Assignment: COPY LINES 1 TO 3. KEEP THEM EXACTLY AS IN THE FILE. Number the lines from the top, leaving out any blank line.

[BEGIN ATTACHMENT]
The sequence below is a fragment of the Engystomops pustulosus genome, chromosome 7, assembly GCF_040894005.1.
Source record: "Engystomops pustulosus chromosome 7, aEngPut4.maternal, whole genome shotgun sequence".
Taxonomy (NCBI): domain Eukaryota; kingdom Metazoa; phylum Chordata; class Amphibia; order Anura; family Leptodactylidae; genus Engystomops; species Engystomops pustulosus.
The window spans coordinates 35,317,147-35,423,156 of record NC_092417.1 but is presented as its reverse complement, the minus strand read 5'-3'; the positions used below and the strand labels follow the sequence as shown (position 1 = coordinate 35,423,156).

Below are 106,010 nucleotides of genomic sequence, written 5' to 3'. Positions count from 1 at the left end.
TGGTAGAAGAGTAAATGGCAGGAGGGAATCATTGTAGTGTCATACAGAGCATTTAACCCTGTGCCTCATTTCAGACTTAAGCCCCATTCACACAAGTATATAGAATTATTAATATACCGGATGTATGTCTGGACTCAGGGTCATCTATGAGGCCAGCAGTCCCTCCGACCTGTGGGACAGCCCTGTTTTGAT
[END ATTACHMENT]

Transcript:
The sequence below is a fragment of the Engystomops pustulosus genome, chromosome 7, assembly GCF_040894005.1.
Source record: "Engystomops pustulosus chromosome 7, aEngPut4.maternal, whole genome shotgun sequence".
Taxonomy (NCBI): domain Eukaryota; kingdom Metazoa; phylum Chordata; class Amphibia; order Anura; family Leptodactylidae; genus Engystomops; species Engystomops pustulosus.